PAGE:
Chief Sports Writer Hyder Jawad believes that the Blues boss will stay despite mistakes...
Steve Bruce is sometimes ridiculed by Liverpool supporters for having "a big fat head" and even he laughs. But the tag (which has stuck) is a misnomer, for the Birmingham City manager is among the most humble and modest of men.
It would be more accurate to describe Bruce as having a big fat house, for his luxury abode in the Warwickshire countryside befits a man of his status.
And that could be the problem. Just as the builders have finally completed the laborious job of turning his residence into heaven on earth, reports are rife that his days in charge of Birmingham are drawing to a close.
The local estate agents are licking their lips.
Bruce is licking his wounds.
One look at the Premiership table tells the story: Birmingham are in 18th position and, seemingly, going down like the one-legged man doing the hokey-cokey.
The 7-0 defeat at home to Liverpool in the FA Cup on March 21 seemed to emphasise everything that is wrong about Birmingham: not enough quality, not enough vision, not enough spirit, not enough cohesion, not enough unity.
Bruce was "embarrassed" by the result and performance but, really, it had been on the cards for some time. The only surprise was that anybody was surprised. The 3-0 defeat away to Manchester United last Saturday was an improvement, but only just.
With Portsmouth gaining momentum and West Bromwich Albion playing better than their own results might suggest, it will take a mammoth effort from Birmingham to avoid a drop into the semi-obscurity of the Coca-Cola Championship.
So, where does that leave Bruce? Should the Birmingham directors, hitherto loyal and dutiful, dispense with the man who led the club into the Premiership ahead of schedule in 2002?
The truth is, Bruce is probably more safe than it might appear - perhaps even safer than David O'Leary, who is performing just as unsuccessfully as the manager of Aston Villa.
While Bruce has been hindered by injury problems - just about every player has been out at some time this season - there is more to Birmingham's problems than this.
Bruce is not a master tactician and, though he would never admit it, has failed to successfully replace Robbie Savage and Bruce has never signed an out-and-out goalscorer, despite spending a fortune on Emile Heskey, Mikael Forssell, Walter Pandiani, Clinton Morrison et al.
The greatest surprise, given that Bruce was one of the finest defenders of his era, is that he has been unable to keep Birmingham tight at the back. Kenny Cunningham is a shadow of his former self, while too much responsibility has been placed on the shoulders of Matthew Upson, who is out injured. Martin Taylor is as mediocre at defending as he is at growing a beard.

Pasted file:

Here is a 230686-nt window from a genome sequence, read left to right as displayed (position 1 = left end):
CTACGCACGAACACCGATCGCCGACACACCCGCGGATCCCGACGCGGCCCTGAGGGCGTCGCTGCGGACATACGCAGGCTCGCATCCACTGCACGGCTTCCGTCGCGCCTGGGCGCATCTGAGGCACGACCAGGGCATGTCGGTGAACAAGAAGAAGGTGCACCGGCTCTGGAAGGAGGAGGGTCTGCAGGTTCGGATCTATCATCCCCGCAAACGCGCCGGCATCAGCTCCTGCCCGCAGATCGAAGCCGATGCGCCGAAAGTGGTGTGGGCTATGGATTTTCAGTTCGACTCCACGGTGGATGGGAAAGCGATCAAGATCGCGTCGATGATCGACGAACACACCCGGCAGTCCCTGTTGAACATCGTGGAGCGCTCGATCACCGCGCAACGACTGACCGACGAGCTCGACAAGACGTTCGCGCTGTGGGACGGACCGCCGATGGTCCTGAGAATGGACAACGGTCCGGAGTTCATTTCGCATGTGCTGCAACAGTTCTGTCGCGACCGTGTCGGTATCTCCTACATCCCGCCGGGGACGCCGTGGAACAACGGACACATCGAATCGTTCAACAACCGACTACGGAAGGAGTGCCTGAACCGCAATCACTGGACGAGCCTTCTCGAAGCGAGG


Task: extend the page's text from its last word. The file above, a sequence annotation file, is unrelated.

Birmingham are a mess. And yet Bruce, for all his mistakes and for all his misfortune, remains relatively popular and sack-proof. He is still perceived to be the good bloke who is loyal and who, at a crucial time in the summer of 2004, remained with Birmingham when the Newcastle United job was there for the taking. They do not forget these things at St Andrew's.
O'Leary, by contrast, is alienating himself from a section of Villa supporters, the local media, and (if rumours are true) perhaps even some of the players. O'Leary probably cares for Villa but his public relations are so bad that he does not make this obvious.
He wears better suits than Bruce, has a smaller head (in the physical sense) but has none of the charm and magnetism that makes the Birmingham manager so popular. Whereas Bruce's favourite subject is Birmingham City, O'Leary's favourite subject is David O'Leary.
Under O'Leary's stewardship, Villa are no farther forward than they were when Graham Taylor left in May 2003. The difference is that O'Leary has had all the advantages (ie, the freedom to dispense with players such as Bosko Balaban, Alpay Ozalan and other human forms of dead wood) that were denied Taylor.
O'Leary sold Peter Crouch, who has since become an England international, while he seems to have been the last to realise that Villa have the best youth policy in the country. To be fair, Doug Ellis was the first to see it and deserves credit for this.
Bruce is fortunate in that he is popular and can point to mitigating circumstances. There is also the issue of who would replace him. There are no obvious candidates. Bruce, as he says himself, might still be the best man for the job.
O'Leary is fortunate in that he will not be sacked while Villa remain ripe for takeover. But it is questionable whether he is the best man for the job. His list of excuses for Villa's inadequacies is as long as Crouch's left leg and, frankly, boring.
O'Leary has promised "big changes" in the summer but that could mean anything. Besides, the long-suffering Villa supporters, among the most patient in Britain, have heard it all before.
It was Fred Karno, the impresario who discovered Charlie Chaplin in 1909, who famously said that a head size is the real measure of a man - the smaller the better.
In this case, Bruce is the exception to the rule. Besides, his "big fat head" is nothing compared to the size of his heart.
And that is one reason why he should remain the manager of Birmingham City.
As for O'Leary, the issue is less clear-cut.